How Do I Treat Eye Blisters?

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  • Written By: Patti Kate
  • Edited By: W. Everett
  • Last Modified Date: 30 September 2019
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It's best not to self-diagnosis a condition of the interior of the eye. If you suspect eye blisters on the cornea or whites of your eye, you should consult an eye care professional for proper diagnosis and advice. If the doctor finds a growth on your eyeball, often referred to as a pinguecula or pterygium, he may prescribe lubricating eye drops or steroidal drops to reduce inflammation. If you have recurring eye blisters that your ophthalmologist has treated in the past, you might find relief by resting your eye until the blister disappears.

Minor eye blisters, sometimes referred to as erosions of the eye, generally heal without treatment. Often, these tiny lesions are nothing more than a nuisance. In some cases, however, there may be mild to moderate discomfort and pain, which can be treated by in-home care. If your eye doctor has ruled out any serious cause, you should be able to relieve the discomfort by taking an over-the-counter pain reliever such as acetaminophen. Under your doctor's recommendation, anti-inflammatory eye drops may be used to reduce swelling of the cornea and relieve the irritation.


Try to rest your eye as much as possible until the blister disappears. It's important not to strain the eyes by reading or watching too much television, which can delay healing of the blister. Consider taking a day or two off from work or school until the eye blisters heal. Strong sunlight can make eye blisters worse, so protect your eyes from the sun's harmful ultraviolet rays with sunglasses.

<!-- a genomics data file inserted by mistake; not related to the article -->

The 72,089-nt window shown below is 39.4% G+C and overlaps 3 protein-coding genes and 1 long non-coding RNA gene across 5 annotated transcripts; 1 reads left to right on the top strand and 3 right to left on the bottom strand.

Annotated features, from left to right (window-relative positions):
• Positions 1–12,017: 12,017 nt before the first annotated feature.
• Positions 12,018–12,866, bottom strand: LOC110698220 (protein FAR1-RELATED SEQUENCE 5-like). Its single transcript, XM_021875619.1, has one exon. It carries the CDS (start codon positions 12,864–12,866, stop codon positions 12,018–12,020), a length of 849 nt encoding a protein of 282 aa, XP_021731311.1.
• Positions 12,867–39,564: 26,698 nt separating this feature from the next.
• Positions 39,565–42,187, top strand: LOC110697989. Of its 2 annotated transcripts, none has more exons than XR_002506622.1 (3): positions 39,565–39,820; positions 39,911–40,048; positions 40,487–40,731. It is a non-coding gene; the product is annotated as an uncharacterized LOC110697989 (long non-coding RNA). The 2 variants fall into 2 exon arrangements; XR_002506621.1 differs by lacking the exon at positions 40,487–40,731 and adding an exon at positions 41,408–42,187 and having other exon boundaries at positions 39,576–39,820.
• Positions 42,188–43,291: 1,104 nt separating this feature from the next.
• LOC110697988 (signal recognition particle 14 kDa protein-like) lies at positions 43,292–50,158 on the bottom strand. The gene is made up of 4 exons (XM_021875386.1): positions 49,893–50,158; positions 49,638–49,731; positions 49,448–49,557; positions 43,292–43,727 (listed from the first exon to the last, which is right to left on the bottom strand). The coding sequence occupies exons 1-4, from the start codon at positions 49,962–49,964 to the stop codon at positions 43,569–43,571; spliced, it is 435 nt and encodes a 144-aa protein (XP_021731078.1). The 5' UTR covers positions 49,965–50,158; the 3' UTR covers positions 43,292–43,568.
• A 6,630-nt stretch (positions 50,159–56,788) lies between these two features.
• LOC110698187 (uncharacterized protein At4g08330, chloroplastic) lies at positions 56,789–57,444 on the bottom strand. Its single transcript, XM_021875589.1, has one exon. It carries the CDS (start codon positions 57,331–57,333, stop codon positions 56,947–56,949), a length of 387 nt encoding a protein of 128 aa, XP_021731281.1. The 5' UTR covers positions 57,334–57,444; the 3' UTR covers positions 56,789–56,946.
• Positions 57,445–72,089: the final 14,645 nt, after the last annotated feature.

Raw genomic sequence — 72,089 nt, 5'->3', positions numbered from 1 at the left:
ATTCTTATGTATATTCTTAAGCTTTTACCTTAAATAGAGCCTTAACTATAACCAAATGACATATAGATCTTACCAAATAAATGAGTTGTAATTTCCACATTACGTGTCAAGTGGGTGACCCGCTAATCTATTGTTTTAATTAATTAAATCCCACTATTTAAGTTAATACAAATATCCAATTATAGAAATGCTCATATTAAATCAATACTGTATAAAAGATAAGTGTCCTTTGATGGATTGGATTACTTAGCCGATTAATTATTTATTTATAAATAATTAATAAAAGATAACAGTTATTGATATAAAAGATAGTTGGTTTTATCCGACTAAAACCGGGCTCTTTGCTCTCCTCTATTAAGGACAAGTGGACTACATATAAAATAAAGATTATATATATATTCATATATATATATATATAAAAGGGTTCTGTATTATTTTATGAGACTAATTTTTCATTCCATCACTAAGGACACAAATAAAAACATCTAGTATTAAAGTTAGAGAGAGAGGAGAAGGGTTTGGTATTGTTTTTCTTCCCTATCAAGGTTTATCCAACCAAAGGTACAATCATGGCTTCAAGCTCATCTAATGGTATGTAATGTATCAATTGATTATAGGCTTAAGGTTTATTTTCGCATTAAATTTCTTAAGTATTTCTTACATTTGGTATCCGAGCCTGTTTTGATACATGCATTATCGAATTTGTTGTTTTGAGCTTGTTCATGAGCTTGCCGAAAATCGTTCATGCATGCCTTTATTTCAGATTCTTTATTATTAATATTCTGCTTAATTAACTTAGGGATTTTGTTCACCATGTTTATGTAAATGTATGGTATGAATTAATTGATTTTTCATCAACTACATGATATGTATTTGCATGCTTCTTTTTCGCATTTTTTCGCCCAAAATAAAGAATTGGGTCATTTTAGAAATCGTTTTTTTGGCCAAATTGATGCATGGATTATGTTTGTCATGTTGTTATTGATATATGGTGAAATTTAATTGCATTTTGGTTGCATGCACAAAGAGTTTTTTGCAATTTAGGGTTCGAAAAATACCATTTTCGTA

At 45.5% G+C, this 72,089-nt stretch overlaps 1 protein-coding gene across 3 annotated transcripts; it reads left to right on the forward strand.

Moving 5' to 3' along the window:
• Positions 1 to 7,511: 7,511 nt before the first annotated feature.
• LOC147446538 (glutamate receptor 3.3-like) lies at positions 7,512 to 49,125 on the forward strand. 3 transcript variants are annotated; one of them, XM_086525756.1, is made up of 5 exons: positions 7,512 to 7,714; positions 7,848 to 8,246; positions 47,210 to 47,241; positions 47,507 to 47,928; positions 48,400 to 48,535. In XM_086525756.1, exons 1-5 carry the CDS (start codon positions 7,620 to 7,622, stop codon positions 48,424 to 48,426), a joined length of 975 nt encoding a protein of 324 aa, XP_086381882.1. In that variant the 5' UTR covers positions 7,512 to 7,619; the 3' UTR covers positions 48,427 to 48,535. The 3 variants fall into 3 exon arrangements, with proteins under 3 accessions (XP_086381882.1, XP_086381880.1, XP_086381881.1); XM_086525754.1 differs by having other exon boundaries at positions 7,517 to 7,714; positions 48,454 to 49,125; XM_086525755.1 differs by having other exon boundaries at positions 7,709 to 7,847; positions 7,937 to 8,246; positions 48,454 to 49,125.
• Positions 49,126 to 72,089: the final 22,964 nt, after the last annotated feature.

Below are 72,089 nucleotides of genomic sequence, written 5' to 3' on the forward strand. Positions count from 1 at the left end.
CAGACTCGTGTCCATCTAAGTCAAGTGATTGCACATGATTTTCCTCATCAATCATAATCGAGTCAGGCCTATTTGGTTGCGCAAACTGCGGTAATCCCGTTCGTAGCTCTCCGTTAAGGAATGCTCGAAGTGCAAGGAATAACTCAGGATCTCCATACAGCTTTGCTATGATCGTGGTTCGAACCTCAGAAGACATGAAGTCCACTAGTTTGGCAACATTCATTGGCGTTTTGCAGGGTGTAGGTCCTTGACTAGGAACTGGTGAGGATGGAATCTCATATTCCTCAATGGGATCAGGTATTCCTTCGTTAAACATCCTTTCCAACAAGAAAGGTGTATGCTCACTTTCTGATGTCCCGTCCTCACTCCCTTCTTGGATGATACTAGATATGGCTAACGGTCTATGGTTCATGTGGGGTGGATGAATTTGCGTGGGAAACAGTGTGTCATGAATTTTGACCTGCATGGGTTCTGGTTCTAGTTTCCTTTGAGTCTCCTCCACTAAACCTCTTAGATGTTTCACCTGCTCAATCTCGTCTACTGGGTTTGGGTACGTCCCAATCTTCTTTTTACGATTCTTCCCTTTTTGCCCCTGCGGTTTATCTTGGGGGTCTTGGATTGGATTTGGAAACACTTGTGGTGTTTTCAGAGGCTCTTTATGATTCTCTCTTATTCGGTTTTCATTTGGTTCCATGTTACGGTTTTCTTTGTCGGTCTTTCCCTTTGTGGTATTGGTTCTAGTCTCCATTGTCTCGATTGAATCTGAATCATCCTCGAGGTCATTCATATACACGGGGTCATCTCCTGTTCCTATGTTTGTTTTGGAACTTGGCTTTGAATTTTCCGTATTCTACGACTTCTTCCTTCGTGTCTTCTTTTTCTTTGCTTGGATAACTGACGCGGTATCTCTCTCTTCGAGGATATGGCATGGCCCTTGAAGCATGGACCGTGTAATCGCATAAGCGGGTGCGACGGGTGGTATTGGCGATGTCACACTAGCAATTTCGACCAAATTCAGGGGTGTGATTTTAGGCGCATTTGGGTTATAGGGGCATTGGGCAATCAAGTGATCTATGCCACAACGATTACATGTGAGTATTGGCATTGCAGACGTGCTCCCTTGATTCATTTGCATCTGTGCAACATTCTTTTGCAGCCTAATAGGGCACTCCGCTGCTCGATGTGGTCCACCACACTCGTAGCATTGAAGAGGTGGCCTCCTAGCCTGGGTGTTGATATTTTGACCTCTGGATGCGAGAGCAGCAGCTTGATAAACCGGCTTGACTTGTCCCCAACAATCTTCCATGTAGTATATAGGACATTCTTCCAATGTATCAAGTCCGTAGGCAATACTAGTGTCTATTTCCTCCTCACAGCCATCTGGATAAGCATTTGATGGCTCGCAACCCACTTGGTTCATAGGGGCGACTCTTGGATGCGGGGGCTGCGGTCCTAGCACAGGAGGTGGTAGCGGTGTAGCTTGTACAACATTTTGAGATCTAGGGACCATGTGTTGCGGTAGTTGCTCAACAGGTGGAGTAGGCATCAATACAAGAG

Ask your eye doctor or pharmacist which lubricating eye drops to use for the occurrence of eye blisters. If your eye blister is minor, you might find relief by using over-the-counter drops. Otherwise, ask your doctor to prescribe stronger lubricating eye drops to use until the blister heals. If you experience further irritation after using any medication, stop treatment and report the incident to your doctor immediately.

Keep your hands clean by washing them often and try to avoid touching or rubbing your eye. Germs on your hand could contaminate your eye, causing infection, which could lead to serious complications. If extreme redness, severe pain, and swelling has occurred, contact an eye-care specialist immediately. It's best not to force open your eyelid because this could could further damage to the interior of your eye. Severe swelling that prohibits you from opening your eyelid may require treatment from your doctor.


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Post 3

@alisha-- I used to get those a lot too and still get them occasionally. It doesn't contain any pus and looks more like a bump than a blister right?

My eye doctor told me that these are caused by irritation or infection. Women tend to experience it a lot due to makeup. Old or dirty makeup accumulates bacteria and causes these blisters on the waterlines.

Treatment is very easy though. Just put a drop or two of baby shampoo in clean hot water (boiled water). Wait a little bit so that you don't burn yourself and then dip a cotton ball in it. Use the cotton ball to clean your eyelashes and waterline.

I usually close my eyes and keep the hot cotton ball on my eyes for a while and then wipe. Do this everyday for a few days and the blisters will go away. Also, throw away your old and dirty makeup.

Post 2

Has anyone tried methylsulfonylmethane (MSM) eye drops for pinguecula treatment?

MSM is supposed to be a natural sulfur and manufacturers claim that it helps remove eye blisters and heal eye membranes. But it's not FDA approved so I would be using it at my own risk.

My doctor gave me lubricating eye drops to use but there is no improvement with my pinguecula.

Post 1

I get eye blisters all the time on my upper and lower waterline. They are tiny, white blisters that cause a lot of discomfort. It feels like there's something in my eye and hurts when I blink. It goes away on its own in a few days but returns again.

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